“I’d rather be remembered than rich.” — the late Robert Evans in a 1977 interview.

There’s something terribly somber and sobering in the idea of the churning Evans dynamo being silent and still, above and beyond the fact of a life having run its course and come to a natural end. I don’t like finality as a rule. I prefer the idea of fluidity, of a beating pulse and the constant search for action and opportunity. I don’t like it when a store closes and is all emptied out and boarded up with “for lease” signs pasted on the windows. Keep it going, sweep the floors, stock the shelves, pay the bills. All things must pass, of course, but not now…later.

The last time Evans and I saw each other was over dinner at the Palm in ’02, sometime around the release of Nanette Burstein and Brett Morgen‘s The Kid Stays in the Picture. Evans covered the meal, but they never brought him a check. I didn’t ask and he didn’t explain. Some kind of gratis deal he had with management — Evans arrives, orders, eats, leaves a generous tip and leaves.

In the published view of director Peter Bogdanovich, Evans “was good Hollywood, not bad Hollywood.”

When Evans broke in as a producer in the mid ’60s “he brought a fresh kind of attitude to the movies,” Bogdanovich says. “He had very good taste and he produced movies of his own that were damn good.

“He was a movie fan too. It’s rare to have executives that really like movies. Not all executives are like that. He was really enthusiastic, and he encouraged talent. I loved Bob. He was friendly and amiable and charming.”

In a 10.28 tribute piece Variety‘s Owen Gleiberman wrote that “you can see why they thought Evans would be a movie star in the late ’50s. Evans was gleamingly handsome, yet he always had a touch of the geek about him. With his toothy grin and beautiful slick coif, he looked like a cross between Tom Cruise and the young Donald Trump, and as his career as an actor fizzled, the role of producer became the perfect fit for him. He was born not to tell a story but to sell it.”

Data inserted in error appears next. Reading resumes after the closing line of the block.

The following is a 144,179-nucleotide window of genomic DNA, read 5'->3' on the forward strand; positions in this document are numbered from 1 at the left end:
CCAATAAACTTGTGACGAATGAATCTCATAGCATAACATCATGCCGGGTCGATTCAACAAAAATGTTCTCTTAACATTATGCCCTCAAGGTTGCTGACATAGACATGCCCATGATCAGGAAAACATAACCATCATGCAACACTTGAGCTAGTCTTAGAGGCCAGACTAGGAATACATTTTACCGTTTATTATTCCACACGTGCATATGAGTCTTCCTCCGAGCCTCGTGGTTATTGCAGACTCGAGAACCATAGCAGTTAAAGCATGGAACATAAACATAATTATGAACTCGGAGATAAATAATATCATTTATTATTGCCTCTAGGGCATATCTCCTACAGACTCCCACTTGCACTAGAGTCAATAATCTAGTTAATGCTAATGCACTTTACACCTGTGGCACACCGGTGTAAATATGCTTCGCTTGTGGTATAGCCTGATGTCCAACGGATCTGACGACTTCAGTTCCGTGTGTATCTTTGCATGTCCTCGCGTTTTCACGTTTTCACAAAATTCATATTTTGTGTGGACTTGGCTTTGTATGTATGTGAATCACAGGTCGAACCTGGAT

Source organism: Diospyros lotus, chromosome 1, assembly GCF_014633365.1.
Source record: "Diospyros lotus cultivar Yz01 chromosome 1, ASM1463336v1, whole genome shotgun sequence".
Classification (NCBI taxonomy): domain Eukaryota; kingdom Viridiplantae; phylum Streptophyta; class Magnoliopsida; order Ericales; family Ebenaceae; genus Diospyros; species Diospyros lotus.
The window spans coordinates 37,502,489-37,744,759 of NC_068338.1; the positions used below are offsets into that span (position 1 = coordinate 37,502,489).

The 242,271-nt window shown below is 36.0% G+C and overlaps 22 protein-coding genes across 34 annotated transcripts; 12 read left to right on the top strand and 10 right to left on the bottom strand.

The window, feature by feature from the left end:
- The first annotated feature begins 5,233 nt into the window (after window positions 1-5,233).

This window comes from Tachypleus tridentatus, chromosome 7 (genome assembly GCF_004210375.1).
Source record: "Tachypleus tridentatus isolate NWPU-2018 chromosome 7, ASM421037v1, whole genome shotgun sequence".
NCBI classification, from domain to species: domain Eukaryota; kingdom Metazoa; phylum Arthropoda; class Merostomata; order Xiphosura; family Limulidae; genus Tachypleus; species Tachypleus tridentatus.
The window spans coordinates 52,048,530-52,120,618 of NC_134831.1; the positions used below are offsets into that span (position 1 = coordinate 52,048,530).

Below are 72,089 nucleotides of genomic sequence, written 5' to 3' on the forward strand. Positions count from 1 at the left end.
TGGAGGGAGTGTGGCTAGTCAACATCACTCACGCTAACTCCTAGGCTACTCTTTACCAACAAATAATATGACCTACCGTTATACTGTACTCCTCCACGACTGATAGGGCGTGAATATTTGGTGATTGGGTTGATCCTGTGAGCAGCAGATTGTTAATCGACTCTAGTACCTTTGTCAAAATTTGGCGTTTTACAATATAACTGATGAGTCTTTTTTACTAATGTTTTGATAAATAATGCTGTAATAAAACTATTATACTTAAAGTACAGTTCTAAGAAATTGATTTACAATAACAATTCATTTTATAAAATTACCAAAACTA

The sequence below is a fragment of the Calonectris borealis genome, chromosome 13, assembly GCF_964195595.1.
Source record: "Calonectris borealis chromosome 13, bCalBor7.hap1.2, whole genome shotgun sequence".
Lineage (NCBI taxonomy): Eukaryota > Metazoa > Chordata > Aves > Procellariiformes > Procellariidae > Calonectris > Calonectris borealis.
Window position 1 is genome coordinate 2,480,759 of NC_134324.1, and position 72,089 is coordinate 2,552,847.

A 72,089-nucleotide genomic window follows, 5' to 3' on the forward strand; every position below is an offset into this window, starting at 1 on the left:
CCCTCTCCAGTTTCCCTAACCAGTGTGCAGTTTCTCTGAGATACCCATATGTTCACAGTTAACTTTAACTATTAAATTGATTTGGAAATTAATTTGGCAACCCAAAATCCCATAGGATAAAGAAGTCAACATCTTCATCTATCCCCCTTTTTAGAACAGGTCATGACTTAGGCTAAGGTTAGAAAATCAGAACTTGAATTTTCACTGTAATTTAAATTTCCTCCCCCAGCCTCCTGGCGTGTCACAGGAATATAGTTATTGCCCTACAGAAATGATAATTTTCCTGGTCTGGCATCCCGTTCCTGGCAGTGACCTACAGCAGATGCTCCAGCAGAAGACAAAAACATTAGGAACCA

Bogdanovich agrees: “Bob was the last of a breed. He connected to the Hollywood of the ’50s. They made fun of him because he was an actor who became a studio head. But why not? He played the part very well.”

But Glieberman and Bogdanovich disagree about Evans’ vision of a genetically Italian Godfather.

The Godfather was the most important film of the decade, and it wouldn’t have been made the way it was without Robert Evans,” Gleiberman notes. “In hiring Francis Ford Coppola to direct, Evans grasped that the then-moribund gangster genre needed a major helping of ethnic authenticity; as much as that, he saw that it needed to be epic. The result was a new benchmark in operatic Hollywood realism.”

“Oh, yeah?” Bogdanovich more or less replies. “Evans offered me The Godfather right after The Last Picture Show. [But] I just wasn’t interested in doing a mob picture.” Not to mention the fact that Bogdanovich’s Serbian-Austrian heritage wasn’t exactly an ideal perspective for understanding and conveying the saga of the Corleone crime family.

What this means, of course, is that Evans only gradually came to understand that The Godfather had to be directed by a guy who understood Italian culture — the music, food, expressions, traditions, flavorings. Evans was’t a perfect genius but when the right idea came to him, he knew it.

“The evil that men do lives after them…the good is oft interred with their bones.” Not in Evans’ case. He was never my idea of even a half-evil guy, but he had his flawed aspects. But nobody’s talking about that stuff now. Only the good, only the glorious. That’s what friends are for.